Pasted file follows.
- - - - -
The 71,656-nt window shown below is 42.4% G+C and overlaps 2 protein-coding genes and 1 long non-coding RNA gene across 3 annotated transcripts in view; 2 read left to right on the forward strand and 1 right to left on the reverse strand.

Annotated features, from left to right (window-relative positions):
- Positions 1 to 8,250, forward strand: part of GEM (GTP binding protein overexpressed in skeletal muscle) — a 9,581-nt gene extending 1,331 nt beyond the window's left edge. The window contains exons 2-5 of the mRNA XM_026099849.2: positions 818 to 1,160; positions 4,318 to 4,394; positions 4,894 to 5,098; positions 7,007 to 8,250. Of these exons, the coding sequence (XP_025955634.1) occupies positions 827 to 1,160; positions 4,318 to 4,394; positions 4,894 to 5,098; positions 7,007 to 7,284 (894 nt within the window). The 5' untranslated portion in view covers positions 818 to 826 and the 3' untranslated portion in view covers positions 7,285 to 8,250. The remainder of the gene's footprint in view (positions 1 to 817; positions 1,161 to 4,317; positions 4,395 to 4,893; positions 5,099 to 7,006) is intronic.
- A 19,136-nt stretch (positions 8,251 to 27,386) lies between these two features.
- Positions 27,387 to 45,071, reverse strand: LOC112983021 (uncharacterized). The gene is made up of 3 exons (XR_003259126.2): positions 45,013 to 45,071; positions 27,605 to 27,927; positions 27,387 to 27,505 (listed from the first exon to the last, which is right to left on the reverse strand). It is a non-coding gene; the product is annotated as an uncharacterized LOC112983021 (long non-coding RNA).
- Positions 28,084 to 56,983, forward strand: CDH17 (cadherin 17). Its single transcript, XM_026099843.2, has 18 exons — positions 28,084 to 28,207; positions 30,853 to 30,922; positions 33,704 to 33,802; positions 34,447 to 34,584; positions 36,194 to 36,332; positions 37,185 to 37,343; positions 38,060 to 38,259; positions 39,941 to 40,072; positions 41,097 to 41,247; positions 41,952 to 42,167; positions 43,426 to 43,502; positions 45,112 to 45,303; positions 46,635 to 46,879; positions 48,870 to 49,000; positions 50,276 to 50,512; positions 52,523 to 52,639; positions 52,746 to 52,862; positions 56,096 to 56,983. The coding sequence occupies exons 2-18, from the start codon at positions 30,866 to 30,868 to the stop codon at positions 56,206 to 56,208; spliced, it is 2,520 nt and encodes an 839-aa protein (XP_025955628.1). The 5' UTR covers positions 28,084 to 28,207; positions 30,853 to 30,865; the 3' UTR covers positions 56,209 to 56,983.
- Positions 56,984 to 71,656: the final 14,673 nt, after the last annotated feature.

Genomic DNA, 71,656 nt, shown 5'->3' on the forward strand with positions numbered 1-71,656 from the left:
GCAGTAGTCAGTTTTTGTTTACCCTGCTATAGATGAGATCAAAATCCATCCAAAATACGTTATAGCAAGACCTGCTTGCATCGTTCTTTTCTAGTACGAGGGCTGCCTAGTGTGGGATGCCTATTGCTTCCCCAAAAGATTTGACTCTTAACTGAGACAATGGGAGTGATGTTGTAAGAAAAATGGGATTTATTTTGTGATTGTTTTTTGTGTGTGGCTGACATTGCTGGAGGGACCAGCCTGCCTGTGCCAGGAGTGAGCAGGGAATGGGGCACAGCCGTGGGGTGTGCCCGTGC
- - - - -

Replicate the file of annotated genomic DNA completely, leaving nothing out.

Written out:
The 71,656-nt window shown below is 42.4% G+C and overlaps 2 protein-coding genes and 1 long non-coding RNA gene across 3 annotated transcripts in view; 2 read left to right on the forward strand and 1 right to left on the reverse strand.

Annotated features, from left to right (window-relative positions):
- Positions 1 to 8,250, forward strand: part of GEM (GTP binding protein overexpressed in skeletal muscle) — a 9,581-nt gene extending 1,331 nt beyond the window's left edge. The window contains exons 2-5 of the mRNA XM_026099849.2: positions 818 to 1,160; positions 4,318 to 4,394; positions 4,894 to 5,098; positions 7,007 to 8,250. Of these exons, the coding sequence (XP_025955634.1) occupies positions 827 to 1,160; positions 4,318 to 4,394; positions 4,894 to 5,098; positions 7,007 to 7,284 (894 nt within the window). The 5' untranslated portion in view covers positions 818 to 826 and the 3' untranslated portion in view covers positions 7,285 to 8,250. The remainder of the gene's footprint in view (positions 1 to 817; positions 1,161 to 4,317; positions 4,395 to 4,893; positions 5,099 to 7,006) is intronic.
- A 19,136-nt stretch (positions 8,251 to 27,386) lies between these two features.
- Positions 27,387 to 45,071, reverse strand: LOC112983021 (uncharacterized). The gene is made up of 3 exons (XR_003259126.2): positions 45,013 to 45,071; positions 27,605 to 27,927; positions 27,387 to 27,505 (listed from the first exon to the last, which is right to left on the reverse strand). It is a non-coding gene; the product is annotated as an uncharacterized LOC112983021 (long non-coding RNA).
- Positions 28,084 to 56,983, forward strand: CDH17 (cadherin 17). Its single transcript, XM_026099843.2, has 18 exons — positions 28,084 to 28,207; positions 30,853 to 30,922; positions 33,704 to 33,802; positions 34,447 to 34,584; positions 36,194 to 36,332; positions 37,185 to 37,343; positions 38,060 to 38,259; positions 39,941 to 40,072; positions 41,097 to 41,247; positions 41,952 to 42,167; positions 43,426 to 43,502; positions 45,112 to 45,303; positions 46,635 to 46,879; positions 48,870 to 49,000; positions 50,276 to 50,512; positions 52,523 to 52,639; positions 52,746 to 52,862; positions 56,096 to 56,983. The coding sequence occupies exons 2-18, from the start codon at positions 30,866 to 30,868 to the stop codon at positions 56,206 to 56,208; spliced, it is 2,520 nt and encodes an 839-aa protein (XP_025955628.1). The 5' UTR covers positions 28,084 to 28,207; positions 30,853 to 30,865; the 3' UTR covers positions 56,209 to 56,983.
- Positions 56,984 to 71,656: the final 14,673 nt, after the last annotated feature.

Genomic DNA, 71,656 nt, shown 5'->3' on the forward strand with positions numbered 1-71,656 from the left:
GCAGTAGTCAGTTTTTGTTTACCCTGCTATAGATGAGATCAAAATCCATCCAAAATACGTTATAGCAAGACCTGCTTGCATCGTTCTTTTCTAGTACGAGGGCTGCCTAGTGTGGGATGCCTATTGCTTCCCCAAAAGATTTGACTCTTAACTGAGACAATGGGAGTGATGTTGTAAGAAAAATGGGATTTATTTTGTGATTGTTTTTTGTGTGTGGCTGACATTGCTGGAGGGACCAGCCTGCCTGTGCCAGGAGTGAGCAGGGAATGGGGCACAGCCGTGGGGTGTGCCCGTGC